By Susan & Simon Veness
What do travel writers do when they can’t travel? Somehow, that’s a question we never really expected to have to answer, but it is fairly close to the top of our thoughts right now.
In the existing COVID-19 landscape, travel is not a commodity in current currency. Tourism, as such, has ground to a halt, along with many of the things we tend to take for granted, like doing our own shopping, going to the cinema and getting a haircut.
Oh, and writing travel blogs. At a time when we are all being urged – quite sensibly – to stay at home, our usual routine has been completely derailed, driven off-course by a worldwide health situation that is truly all-encompassing.
So that has left us casting around for ways to be useful and productive in a world that currently has no space for holidays, travel agencies or attractions like Florida’s theme parks, beaches, shopping centres and restaurants.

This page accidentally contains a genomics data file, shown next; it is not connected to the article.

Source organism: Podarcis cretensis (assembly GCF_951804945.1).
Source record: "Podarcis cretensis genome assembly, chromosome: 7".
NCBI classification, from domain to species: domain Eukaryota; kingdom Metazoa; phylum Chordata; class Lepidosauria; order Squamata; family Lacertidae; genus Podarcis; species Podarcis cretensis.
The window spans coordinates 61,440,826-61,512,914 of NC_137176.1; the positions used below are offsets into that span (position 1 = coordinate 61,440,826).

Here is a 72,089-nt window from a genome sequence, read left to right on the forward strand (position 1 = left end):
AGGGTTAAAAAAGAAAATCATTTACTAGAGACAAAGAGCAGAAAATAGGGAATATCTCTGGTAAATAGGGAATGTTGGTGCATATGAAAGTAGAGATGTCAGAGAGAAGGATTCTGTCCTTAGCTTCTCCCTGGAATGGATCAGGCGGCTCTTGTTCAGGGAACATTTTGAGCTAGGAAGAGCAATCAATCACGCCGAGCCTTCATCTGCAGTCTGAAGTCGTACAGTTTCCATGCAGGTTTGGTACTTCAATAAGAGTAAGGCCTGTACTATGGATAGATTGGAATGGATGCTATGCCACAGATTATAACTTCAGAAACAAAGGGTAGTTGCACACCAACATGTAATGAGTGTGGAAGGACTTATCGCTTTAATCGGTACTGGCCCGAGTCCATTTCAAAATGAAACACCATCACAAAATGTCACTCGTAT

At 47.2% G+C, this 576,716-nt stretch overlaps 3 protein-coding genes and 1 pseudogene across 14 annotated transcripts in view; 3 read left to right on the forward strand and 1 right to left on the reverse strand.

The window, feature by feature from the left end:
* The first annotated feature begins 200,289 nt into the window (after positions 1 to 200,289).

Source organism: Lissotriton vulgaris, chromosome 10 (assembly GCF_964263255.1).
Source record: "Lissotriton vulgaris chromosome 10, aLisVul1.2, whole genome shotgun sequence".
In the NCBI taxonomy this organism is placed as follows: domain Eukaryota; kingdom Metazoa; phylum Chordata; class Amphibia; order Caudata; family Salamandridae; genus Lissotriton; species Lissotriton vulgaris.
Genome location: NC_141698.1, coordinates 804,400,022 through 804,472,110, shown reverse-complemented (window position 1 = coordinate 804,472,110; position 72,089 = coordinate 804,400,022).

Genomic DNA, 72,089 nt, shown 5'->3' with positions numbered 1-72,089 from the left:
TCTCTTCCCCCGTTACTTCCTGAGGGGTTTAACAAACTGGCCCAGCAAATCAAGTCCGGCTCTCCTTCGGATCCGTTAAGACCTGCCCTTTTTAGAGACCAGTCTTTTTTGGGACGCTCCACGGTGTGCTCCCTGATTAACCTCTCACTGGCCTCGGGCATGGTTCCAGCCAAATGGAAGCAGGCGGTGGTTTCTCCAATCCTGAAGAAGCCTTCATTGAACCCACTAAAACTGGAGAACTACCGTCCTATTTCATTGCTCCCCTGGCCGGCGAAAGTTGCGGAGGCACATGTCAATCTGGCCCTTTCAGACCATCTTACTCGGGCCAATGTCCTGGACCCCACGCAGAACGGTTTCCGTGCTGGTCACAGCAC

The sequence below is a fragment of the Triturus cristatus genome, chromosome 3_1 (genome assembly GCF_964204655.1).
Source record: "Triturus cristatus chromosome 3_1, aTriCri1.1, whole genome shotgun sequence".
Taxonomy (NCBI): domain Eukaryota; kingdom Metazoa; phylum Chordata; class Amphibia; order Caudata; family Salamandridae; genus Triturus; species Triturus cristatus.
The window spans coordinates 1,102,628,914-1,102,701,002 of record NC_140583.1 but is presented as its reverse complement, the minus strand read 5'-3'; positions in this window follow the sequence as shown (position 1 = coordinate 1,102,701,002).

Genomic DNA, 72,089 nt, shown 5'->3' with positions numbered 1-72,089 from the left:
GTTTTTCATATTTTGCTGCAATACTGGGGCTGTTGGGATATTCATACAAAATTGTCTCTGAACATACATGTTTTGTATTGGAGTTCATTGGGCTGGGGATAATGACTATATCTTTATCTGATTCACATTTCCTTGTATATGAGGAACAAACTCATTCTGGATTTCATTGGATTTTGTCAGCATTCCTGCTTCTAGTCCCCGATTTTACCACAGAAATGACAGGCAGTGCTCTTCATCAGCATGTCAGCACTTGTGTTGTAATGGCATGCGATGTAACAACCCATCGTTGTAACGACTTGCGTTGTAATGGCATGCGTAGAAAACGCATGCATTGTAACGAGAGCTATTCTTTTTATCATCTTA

It has been a shocking experience, seeing the places we love and support closed down, en masse and fairly conclusively. Walt Disney World is empty; Universal Orlando is shuttered; SeaWorld is also a no-go zone.
Living where we do, just a few miles from the Magic Kingdom, we’re used to hearing the fireworks each night, the toot of the ferry boats on Bay Lake, and the whistle of the park’s railroad train. Now, the silence is stunning.
But it is not so much the large-scale events that really hit home as much as the small-scale ones.